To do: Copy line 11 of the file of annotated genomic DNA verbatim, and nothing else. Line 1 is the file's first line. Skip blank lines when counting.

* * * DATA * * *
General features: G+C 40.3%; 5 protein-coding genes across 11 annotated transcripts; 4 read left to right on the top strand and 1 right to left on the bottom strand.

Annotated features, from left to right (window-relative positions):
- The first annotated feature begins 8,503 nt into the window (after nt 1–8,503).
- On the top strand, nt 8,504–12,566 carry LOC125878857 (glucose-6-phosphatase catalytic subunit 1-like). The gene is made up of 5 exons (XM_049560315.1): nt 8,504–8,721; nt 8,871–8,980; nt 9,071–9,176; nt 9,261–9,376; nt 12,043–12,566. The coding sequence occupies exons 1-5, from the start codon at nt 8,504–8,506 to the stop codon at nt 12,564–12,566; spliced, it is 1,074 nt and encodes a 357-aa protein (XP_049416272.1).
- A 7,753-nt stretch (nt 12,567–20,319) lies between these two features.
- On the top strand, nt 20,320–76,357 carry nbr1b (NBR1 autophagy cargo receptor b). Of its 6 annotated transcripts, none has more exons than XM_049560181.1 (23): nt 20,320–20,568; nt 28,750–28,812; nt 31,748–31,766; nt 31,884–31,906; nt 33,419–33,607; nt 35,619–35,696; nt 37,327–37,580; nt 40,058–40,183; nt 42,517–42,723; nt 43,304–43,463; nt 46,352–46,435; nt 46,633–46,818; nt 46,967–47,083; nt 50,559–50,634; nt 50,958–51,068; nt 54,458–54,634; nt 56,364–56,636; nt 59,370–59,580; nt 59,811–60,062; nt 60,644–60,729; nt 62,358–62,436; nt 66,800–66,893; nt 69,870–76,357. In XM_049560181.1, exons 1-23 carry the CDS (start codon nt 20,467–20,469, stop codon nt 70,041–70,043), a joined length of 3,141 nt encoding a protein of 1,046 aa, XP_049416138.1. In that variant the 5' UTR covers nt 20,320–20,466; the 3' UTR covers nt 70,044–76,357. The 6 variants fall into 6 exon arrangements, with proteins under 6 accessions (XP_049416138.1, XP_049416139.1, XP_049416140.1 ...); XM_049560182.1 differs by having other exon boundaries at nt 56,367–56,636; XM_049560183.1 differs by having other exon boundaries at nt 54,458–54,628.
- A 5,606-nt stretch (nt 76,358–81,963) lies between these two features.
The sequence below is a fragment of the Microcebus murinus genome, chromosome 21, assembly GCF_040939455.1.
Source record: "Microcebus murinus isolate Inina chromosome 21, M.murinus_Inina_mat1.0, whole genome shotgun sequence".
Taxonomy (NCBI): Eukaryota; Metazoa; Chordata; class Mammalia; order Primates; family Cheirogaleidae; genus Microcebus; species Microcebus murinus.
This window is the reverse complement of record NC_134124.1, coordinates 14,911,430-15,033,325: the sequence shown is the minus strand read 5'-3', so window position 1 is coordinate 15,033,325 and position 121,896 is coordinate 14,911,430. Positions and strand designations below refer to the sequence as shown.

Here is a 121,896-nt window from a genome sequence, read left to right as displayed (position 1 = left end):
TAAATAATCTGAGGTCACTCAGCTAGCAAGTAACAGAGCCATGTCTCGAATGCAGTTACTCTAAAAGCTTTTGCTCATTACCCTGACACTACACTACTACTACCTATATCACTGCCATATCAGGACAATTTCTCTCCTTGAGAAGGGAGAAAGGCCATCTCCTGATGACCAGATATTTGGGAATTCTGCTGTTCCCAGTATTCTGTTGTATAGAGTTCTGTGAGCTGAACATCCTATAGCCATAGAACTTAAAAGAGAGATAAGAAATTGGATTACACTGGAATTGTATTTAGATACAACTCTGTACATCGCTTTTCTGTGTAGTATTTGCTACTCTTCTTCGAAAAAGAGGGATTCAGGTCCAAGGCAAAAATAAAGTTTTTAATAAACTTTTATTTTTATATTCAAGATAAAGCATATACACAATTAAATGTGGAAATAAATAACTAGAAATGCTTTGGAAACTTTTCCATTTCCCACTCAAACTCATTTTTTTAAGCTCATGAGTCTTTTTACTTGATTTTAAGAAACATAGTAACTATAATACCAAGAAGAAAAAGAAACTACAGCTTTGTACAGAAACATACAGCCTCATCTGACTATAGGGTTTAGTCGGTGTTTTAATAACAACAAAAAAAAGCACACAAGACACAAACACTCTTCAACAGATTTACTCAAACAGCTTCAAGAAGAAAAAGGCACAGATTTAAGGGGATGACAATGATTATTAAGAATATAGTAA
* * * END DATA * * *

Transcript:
This window is the reverse complement of record NC_134124.1, coordinates 14,911,430-15,033,325: the sequence shown is the minus strand read 5'-3', so window position 1 is coordinate 15,033,325 and position 121,896 is coordinate 14,911,430. Positions and strand designations below refer to the sequence as shown.